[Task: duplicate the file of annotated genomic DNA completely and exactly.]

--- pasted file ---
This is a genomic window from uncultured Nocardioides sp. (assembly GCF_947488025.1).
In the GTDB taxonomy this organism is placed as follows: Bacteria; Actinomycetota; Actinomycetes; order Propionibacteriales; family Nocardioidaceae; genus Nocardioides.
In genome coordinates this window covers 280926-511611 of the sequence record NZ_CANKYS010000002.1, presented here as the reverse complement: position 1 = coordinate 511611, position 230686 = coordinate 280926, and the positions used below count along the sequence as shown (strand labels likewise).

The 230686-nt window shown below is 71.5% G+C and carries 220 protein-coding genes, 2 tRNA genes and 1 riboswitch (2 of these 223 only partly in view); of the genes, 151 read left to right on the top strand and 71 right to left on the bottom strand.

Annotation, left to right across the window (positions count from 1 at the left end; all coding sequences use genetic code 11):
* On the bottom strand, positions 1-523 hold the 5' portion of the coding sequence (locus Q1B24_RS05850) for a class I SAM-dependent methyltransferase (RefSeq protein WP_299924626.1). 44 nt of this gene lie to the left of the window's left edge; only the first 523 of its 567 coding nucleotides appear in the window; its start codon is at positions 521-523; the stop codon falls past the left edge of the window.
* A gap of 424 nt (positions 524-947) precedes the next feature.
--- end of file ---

This is a genomic window from uncultured Nocardioides sp. (assembly GCF_947488025.1).
In the GTDB taxonomy this organism is placed as follows: Bacteria; Actinomycetota; Actinomycetes; order Propionibacteriales; family Nocardioidaceae; genus Nocardioides.
In genome coordinates this window covers 280926-511611 of the sequence record NZ_CANKYS010000002.1, presented here as the reverse complement: position 1 = coordinate 511611, position 230686 = coordinate 280926, and the positions used below count along the sequence as shown (strand labels likewise).

The 230686-nt window shown below is 71.5% G+C and carries 220 protein-coding genes, 2 tRNA genes and 1 riboswitch (2 of these 223 only partly in view); of the genes, 151 read left to right on the top strand and 71 right to left on the bottom strand.

Annotation, left to right across the window (positions count from 1 at the left end; all coding sequences use genetic code 11):
* On the bottom strand, positions 1-523 hold the 5' portion of the coding sequence (locus Q1B24_RS05850) for a class I SAM-dependent methyltransferase (RefSeq protein WP_299924626.1). 44 nt of this gene lie to the left of the window's left edge; only the first 523 of its 567 coding nucleotides appear in the window; its start codon is at positions 521-523; the stop codon falls past the left edge of the window.
* A gap of 424 nt (positions 524-947) precedes the next feature.